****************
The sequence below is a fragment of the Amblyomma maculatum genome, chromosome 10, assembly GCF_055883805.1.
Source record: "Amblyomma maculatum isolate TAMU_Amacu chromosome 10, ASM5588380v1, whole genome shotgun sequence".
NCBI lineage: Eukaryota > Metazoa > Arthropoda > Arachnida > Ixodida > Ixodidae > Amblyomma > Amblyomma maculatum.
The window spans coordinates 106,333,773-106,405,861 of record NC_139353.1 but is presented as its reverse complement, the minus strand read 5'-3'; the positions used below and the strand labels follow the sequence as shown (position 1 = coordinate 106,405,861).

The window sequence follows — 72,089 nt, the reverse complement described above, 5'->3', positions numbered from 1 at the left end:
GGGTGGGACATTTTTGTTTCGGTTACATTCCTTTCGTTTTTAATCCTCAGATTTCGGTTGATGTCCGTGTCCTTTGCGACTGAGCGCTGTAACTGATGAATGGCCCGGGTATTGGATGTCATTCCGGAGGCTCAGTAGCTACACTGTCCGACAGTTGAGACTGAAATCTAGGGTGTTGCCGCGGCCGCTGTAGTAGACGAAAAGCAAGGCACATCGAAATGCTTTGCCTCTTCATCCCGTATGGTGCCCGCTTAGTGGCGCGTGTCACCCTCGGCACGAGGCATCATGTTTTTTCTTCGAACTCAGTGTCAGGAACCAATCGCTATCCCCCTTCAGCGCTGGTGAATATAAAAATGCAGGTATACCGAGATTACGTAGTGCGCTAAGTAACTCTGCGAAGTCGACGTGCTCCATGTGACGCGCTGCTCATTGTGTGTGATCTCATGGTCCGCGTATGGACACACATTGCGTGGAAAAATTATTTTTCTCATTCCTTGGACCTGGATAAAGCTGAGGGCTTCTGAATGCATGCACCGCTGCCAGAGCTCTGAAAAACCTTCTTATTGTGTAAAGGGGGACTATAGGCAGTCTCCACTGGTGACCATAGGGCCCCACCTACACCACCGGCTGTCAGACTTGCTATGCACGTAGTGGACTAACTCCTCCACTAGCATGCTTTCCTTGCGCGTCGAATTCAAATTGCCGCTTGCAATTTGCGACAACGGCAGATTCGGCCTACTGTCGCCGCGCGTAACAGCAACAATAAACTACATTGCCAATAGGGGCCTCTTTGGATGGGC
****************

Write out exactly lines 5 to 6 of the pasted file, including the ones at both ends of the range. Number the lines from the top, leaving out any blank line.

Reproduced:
The window sequence follows — 72,089 nt, the reverse complement described above, 5'->3', positions numbered from 1 at the left end:
GGGTGGGACATTTTTGTTTCGGTTACATTCCTTTCGTTTTTAATCCTCAGATTTCGGTTGATGTCCGTGTCCTTTGCGACTGAGCGCTGTAACTGATGAATGGCCCGGGTATTGGATGTCATTCCGGAGGCTCAGTAGCTACACTGTCCGACAGTTGAGACTGAAATCTAGGGTGTTGCCGCGGCCGCTGTAGTAGACGAAAAGCAAGGCACATCGAAATGCTTTGCCTCTTCATCCCGTATGGTGCCCGCTTAGTGGCGCGTGTCACCCTCGGCACGAGGCATCATGTTTTTTCTTCGAACTCAGTGTCAGGAACCAATCGCTATCCCCCTTCAGCGCTGGTGAATATAAAAATGCAGGTATACCGAGATTACGTAGTGCGCTAAGTAACTCTGCGAAGTCGACGTGCTCCATGTGACGCGCTGCTCATTGTGTGTGATCTCATGGTCCGCGTATGGACACACATTGCGTGGAAAAATTATTTTTCTCATTCCTTGGACCTGGATAAAGCTGAGGGCTTCTGAATGCATGCACCGCTGCCAGAGCTCTGAAAAACCTTCTTATTGTGTAAAGGGGGACTATAGGCAGTCTCCACTGGTGACCATAGGGCCCCACCTACACCACCGGCTGTCAGACTTGCTATGCACGTAGTGGACTAACTCCTCCACTAGCATGCTTTCCTTGCGCGTCGAATTCAAATTGCCGCTTGCAATTTGCGACAACGGCAGATTCGGCCTACTGTCGCCGCGCGTAACAGCAACAATAAACTACATTGCCAATAGGGGCCTCTTTGGATGGGC